Dealing with deadlines…

I’ve worked on many projects and all of them had deadlines. And like any other developer, I consider deadlines very annoying as they get closer and closer, forcing me to work more and procrastinate less. The result tends to be an uneven workload, since things are reasonable quiet when the deadline is in two months and extremely busy when the deadline is at the end of this week, and it’s already Wednesday. Deadlines can be especially nasty if someone estimated a task to take three weeks while it turns out to be two months worth of work. Or worse, it’s two weeks of work, but other tasks in the same period also expand to two weeks work. Thus, if you have 5 tasks that each take two weeks, and you have three weeks in total, then you’re doomed before you can even start…
But while deadlines are Evil, we just can’t work without them. At least, as long as we want to receive our paychecks, we can’t do without them. Why? Because to create a project or to upgrade an existing one, an X amount of money is reserved to cover all development costs. The final deadline is calculated based on the amount of money that is invested in the project, minus the amounts of money that those paychecks will cost. (Plus many other costs…) Once this deadline swooshes by, the product will have to generate revenue so new projects can be started. Else, the end of the deadline will probably mean your paychecks will stop too. So, it’s important to finish within those deadlines.
I can’t help thinking about the Cathedral and the Bazaar, an essay describing the differences between open-source and closed-source. It fits the area of deadlines too, since bazaars are built by people who feel inspired to build just a small piece of something large. And when they leave, others can take over. As a result, thousands of people can work on building the Bazaar and while the final result might be chaotic because of all the style and color differences, it’s also something that’s build quickly and without any deadlines, simply because others will fill in the spaces of those who don’t make it in time. Then again, many people working on those bazaars won’t get a paycheck, just some recognition of being part of a larger community.

Building a Cathedral, however, is a very long process which used to take decades or even longer. Things had to be carefully planned and everything needed to be finished in time, because other parts need to be built on top of the first parts. Not making the deadline often means it would take longer for the cathedral to be finally finished. Fortunately, most Cathedrals had near-infinite funds because people knew it would take decades to finish even before they started building. Thus, they would find investors to start things up by donating money in return for promises in the afterlife. Which makes a very wonderful sales argument, by the way. Besides, if for whatever reason the construction of a Cathedral could not continue, people would change the build plans or re-use whatever had been built for something else. Here, deadlines matter but because the financial resources were almost infinite, there was never a real, final deadline.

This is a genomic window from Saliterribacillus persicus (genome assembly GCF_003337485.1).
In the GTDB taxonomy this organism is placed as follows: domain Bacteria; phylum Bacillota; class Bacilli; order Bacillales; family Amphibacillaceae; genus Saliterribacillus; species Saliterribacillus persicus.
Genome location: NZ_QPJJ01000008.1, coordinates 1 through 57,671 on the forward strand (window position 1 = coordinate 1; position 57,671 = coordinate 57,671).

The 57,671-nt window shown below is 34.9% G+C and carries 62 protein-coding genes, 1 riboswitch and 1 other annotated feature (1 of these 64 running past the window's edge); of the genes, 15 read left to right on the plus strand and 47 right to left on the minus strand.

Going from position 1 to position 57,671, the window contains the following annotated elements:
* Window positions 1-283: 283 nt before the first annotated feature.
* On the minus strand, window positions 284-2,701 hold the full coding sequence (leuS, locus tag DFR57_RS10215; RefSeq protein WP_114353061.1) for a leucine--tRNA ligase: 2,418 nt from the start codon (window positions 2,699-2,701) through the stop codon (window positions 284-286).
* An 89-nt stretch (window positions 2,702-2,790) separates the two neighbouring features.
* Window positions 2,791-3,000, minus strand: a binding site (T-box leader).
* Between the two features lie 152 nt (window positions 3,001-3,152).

Unfortunately, software developers generally want to be paid and don’t have infinite resources. Thus, we have to deal with final deadlines far more often. Which is why development methods have been created to make sure that there’s at least something finished at the end of a deadline.

When I was young, I’ve learned a technique called SDM, which is based on the seven stages of action. This method is often referred to as a waterfall method and is often considered outdated because people today expect software development to be “rapid”. In SDM, each stage could take a few weeks to finish and only in the 5th stage you would have some real code that would do something. Then the 6th stage would start all kinds of tests and if those tests failed, you would have to go back to stage 5. And if there was a design flaw, you might even have to go back to stages 4 or 3. Thus, it could easily take months before a company would see some results.

A modern approach is called Agile and basically it’s different from the old-fashioned waterfall technique because now you’re dealing with dozens of small waterfalls instead of one big one. And every waterfall has its own final deadline. A moment when you have to stop working on it simply because you’re out of resources. Unfortunately, if agile methods aren’t implemented correctly, they tend to fail quite hard and you will miss plenty of deadlines. This is mainly because these methods are created to generate results fast, even though the results themselves are small.

When done correctly, Agile will start to generate a very small project that has almost no functionality and isn’t much to look at. As time passes, more and more functionality will be added, which is possible because customers start paying for the product. (Or other forms of income are generated.) These customers will make extra demands and by using agile methods, the developers make the product comply to those demands within a reasonable amount of time.

But Agile will go wrong if developers start writing code too early or when management fail to estimate how long certain tasks will take. Worse, unlike the old SDM Waterfall method, the developers have no idea what the product should look like in two years. With SDM, they will. It’s just that with SDM you won’t have a product before this time, while agile methods will allow you to get customers involved in an early stage.